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Frequently Asked Questions


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When I played online, my opponent played more than one tile in a turn. What gives?

This results because of the forced play rule of TRAX. Forced tiles occur whenever two paths of the same colour enter a space. The forced tile is the only tile that can be played in the corresponding space, and links the lines going into the space. Rest assured - each player only gets to choose one tile to play in a turn - the rest are forced tiles.

While forced plays can take a few games to get used to, they are essential to the playability of TRAX. In fact much of the strategy of TRAX is using the forced plays to achieve several things in a turn. To play well, it is important to think of the turn as all of the tiles played, and not in terms of the individual tiles that make up the turn. Further information on forced plays and some tips on how to visualise forced plays are given in the OnTrax article "Trax Tips - Forced Plays".

Note: If you are playing with a viewer program, or online, the software will automatically make all the forced plays for you. However when playing over the table, you must make them yourself!
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Where can I obtain a set?

Trax sets have been sold in many countries around the world in a range of different packaging. If you are unable to find a set in your favourite toy or game shop, you can purchase TRAX mail order from the TRAX shop.
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What happens if we both win on the same turn?

This is a win for the player who made the move (see the rules).

Note: some older sets contain rules for 8x8 TRAX which say that this is a draw. There has been a rule change since these rules were printed to make 8x8 TRAX consistent with unlimited play TRAX.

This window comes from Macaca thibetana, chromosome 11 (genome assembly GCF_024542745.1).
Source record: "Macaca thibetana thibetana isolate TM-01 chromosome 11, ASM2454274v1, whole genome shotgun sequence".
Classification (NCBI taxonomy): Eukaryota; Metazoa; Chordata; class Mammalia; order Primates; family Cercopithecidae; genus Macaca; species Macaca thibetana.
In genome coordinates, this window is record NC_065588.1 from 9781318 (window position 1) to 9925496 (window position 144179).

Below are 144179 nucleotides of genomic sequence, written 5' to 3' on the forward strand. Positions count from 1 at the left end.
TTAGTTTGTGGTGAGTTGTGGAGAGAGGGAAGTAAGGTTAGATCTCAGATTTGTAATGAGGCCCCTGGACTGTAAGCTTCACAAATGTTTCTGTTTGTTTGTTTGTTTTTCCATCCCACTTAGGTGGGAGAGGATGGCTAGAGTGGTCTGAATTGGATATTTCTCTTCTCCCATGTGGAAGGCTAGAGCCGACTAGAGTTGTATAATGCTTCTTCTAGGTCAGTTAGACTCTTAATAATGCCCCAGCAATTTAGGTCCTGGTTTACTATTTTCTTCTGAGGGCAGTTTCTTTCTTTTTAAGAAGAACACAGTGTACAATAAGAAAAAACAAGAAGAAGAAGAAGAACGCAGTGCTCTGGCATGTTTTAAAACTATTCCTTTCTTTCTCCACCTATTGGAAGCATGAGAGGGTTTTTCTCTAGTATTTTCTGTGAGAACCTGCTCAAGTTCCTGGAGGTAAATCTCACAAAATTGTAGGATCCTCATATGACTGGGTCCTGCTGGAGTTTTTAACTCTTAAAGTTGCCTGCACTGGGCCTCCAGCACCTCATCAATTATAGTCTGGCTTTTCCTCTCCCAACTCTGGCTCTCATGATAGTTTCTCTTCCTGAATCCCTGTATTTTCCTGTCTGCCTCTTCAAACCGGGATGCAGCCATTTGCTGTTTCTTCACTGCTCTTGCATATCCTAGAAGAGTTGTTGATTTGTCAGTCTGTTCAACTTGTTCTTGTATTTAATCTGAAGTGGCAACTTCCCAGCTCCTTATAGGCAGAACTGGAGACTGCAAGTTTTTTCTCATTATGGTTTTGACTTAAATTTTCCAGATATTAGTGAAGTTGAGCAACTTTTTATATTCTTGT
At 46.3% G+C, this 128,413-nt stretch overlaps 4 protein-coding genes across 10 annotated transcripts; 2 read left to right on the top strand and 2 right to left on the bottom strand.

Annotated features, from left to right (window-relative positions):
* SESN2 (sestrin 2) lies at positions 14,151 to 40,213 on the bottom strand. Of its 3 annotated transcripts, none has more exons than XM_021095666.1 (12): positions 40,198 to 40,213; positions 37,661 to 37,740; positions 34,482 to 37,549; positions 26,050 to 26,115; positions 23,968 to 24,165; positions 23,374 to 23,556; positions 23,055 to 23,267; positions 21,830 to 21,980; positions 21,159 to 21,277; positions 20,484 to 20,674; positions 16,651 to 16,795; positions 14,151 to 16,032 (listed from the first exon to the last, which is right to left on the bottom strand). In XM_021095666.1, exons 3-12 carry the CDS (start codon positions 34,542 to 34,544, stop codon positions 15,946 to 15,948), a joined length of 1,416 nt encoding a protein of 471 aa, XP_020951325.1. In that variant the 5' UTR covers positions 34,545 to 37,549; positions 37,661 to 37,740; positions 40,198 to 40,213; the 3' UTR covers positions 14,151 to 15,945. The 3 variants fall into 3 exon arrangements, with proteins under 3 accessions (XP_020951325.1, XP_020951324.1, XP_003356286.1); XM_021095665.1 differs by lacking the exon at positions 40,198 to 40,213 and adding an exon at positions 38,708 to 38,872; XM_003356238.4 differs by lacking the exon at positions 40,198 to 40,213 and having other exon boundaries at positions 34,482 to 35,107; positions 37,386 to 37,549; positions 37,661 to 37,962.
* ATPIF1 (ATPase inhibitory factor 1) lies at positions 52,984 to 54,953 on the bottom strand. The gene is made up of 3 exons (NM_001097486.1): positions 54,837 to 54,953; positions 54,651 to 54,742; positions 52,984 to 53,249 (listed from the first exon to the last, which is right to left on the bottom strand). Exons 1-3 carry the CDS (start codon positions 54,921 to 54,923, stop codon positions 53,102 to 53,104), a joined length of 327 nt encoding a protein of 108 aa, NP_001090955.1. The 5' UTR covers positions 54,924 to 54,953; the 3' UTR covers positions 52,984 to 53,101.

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How do I record a game?

  1. For notation purposes, the orientation of the playing area is determined by the orientation of the first tile played in the game:
    First tile
  2. Only the first tile in played in each turn is recorded as the forced plays are self evident. The location and orientation of the tile is recorded using a three part code in the form: .
  3. <column> is the column in which the tile is played, counting from the left of the overall position. Use @ for the leftmost empty column followed by A to Z, AA to AZ, BA etc.
  4. <row> is the row in which the tile is played, counting from the top of the overall position. Use 0 for the topmost empty row, followed by 1, 2, 3, etc.
  5. <tile> is the tile that is played. Use "+" for a straight tile, and either "/" or "\" for curves according to the orientation of the curved paths on the tile.
    Tile codes
  6. The first move of the game is either @0/ or @0+.
  7. Moves are numbered consecutively, with White playing the odd numbered moves, and Red playing the even numbered moves.
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My keyboard does not have \, how do I type it?

Hold the [Alt] key down and type 92 on the numeric keypad. Then release the [Alt] key. Note that this only works with the numeric keypad, and not with the numbers across the top.
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Is it better to play Red or White?

As far as we have been able to tell (from analysing a large number of games), we have not been able to determine a statistically significant advantage to either colour. However many players prefer one colour over another, perhaps because they are more familiar with the openings from that colour.
TRAX is the common law mark of David Smith and is used to identify his tile game and equipment. Rules of TRAX copyright 1981, 1984, 1987, 1990 and 1998 David Smith, Christchurch, NZ.
This Website compiled by Donald Bailey, Palmerston North, NZ. Copyright 2000-2006